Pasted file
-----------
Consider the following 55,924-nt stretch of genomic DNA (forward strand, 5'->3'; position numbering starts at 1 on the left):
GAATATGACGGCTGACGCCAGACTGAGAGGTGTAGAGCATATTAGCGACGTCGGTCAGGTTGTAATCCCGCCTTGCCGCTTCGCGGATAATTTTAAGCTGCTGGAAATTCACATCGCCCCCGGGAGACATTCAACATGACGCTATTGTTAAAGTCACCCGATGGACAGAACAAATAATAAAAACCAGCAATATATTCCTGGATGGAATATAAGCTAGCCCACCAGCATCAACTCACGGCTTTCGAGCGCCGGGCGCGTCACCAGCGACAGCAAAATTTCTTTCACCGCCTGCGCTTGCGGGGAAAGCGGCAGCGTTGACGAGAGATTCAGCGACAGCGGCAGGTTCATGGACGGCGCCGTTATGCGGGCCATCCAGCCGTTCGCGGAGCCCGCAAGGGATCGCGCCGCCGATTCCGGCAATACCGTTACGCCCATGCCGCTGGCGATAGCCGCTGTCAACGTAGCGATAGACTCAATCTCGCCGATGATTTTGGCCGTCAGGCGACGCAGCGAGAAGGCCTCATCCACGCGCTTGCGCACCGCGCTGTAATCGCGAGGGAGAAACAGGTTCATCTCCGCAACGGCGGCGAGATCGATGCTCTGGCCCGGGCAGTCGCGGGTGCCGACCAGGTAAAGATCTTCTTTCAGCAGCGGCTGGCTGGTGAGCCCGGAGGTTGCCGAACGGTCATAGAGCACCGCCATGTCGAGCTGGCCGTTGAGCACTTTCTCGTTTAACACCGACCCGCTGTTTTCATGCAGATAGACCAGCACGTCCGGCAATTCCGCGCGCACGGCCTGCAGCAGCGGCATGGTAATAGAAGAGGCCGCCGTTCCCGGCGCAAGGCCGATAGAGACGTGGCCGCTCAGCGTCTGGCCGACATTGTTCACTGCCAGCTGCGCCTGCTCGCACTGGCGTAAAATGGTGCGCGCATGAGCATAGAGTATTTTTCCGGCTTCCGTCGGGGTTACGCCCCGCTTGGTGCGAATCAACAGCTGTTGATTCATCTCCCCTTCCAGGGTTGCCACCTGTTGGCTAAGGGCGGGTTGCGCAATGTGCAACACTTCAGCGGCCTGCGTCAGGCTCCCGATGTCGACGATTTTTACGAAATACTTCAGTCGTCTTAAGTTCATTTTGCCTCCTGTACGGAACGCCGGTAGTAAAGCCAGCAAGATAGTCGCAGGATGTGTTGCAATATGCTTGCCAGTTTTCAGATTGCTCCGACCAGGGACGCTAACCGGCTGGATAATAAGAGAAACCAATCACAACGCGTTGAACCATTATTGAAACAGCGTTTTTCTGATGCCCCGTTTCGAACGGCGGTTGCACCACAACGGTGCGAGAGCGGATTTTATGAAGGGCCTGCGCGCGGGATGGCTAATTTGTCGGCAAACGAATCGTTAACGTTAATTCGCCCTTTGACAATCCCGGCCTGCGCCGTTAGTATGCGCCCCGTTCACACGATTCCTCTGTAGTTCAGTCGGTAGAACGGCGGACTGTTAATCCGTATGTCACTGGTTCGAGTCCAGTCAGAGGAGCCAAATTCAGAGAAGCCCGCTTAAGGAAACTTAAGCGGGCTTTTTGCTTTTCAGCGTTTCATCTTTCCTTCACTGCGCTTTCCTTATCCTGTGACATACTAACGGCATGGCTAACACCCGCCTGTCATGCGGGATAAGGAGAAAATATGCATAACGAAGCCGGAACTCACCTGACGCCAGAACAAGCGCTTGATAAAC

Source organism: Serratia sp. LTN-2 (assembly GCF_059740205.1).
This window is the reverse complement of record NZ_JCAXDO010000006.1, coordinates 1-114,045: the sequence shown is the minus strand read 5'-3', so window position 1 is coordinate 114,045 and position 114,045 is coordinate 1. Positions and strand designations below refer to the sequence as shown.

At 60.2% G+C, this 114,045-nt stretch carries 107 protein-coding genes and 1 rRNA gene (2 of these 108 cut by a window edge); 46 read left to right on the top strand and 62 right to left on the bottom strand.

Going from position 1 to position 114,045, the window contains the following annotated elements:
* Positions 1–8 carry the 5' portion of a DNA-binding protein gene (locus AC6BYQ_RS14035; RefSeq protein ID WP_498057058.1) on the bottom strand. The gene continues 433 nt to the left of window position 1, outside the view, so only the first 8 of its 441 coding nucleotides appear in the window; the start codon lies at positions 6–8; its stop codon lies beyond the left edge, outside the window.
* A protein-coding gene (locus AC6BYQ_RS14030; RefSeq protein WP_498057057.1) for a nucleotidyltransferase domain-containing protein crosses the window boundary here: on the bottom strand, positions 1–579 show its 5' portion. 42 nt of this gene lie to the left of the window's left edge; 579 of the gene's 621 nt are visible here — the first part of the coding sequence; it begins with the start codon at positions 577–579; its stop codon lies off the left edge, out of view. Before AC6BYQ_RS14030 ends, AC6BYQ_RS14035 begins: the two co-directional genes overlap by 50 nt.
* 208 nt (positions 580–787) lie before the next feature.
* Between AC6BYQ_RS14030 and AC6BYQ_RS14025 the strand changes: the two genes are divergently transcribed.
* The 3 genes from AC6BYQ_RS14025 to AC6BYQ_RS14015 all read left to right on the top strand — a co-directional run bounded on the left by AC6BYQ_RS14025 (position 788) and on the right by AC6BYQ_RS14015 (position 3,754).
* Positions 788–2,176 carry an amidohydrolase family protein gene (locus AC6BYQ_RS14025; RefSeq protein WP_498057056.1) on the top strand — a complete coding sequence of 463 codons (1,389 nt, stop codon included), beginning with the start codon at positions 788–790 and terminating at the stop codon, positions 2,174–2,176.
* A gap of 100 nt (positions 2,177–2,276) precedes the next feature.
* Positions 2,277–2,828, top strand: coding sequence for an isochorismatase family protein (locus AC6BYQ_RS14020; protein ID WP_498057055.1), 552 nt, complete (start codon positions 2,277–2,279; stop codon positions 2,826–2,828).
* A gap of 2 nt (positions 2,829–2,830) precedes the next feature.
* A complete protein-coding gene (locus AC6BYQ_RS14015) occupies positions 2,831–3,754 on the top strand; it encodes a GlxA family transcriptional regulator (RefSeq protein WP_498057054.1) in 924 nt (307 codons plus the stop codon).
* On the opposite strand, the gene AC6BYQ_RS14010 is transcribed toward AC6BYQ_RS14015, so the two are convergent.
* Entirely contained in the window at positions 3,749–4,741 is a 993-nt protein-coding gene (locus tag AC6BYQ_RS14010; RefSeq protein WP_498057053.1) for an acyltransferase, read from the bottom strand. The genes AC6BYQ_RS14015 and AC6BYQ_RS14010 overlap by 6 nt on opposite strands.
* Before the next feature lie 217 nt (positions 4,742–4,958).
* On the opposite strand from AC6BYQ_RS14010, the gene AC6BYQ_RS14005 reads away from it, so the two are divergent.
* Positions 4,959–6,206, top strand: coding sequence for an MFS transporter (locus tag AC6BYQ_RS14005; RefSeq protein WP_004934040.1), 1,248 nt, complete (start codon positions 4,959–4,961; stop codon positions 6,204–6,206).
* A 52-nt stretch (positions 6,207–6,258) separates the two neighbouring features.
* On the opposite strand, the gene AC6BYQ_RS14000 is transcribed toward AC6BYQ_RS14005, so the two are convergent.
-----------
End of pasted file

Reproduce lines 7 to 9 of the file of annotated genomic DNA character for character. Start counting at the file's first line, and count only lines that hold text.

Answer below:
* Positions 1–8 carry the 5' portion of a DNA-binding protein gene (locus AC6BYQ_RS14035; RefSeq protein ID WP_498057058.1) on the bottom strand. The gene continues 433 nt to the left of window position 1, outside the view, so only the first 8 of its 441 coding nucleotides appear in the window; the start codon lies at positions 6–8; its stop codon lies beyond the left edge, outside the window.
* A protein-coding gene (locus AC6BYQ_RS14030; RefSeq protein WP_498057057.1) for a nucleotidyltransferase domain-containing protein crosses the window boundary here: on the bottom strand, positions 1–579 show its 5' portion. 42 nt of this gene lie to the left of the window's left edge; 579 of the gene's 621 nt are visible here — the first part of the coding sequence; it begins with the start codon at positions 577–579; its stop codon lies off the left edge, out of view. Before AC6BYQ_RS14030 ends, AC6BYQ_RS14035 begins: the two co-directional genes overlap by 50 nt.
* 208 nt (positions 580–787) lie before the next feature.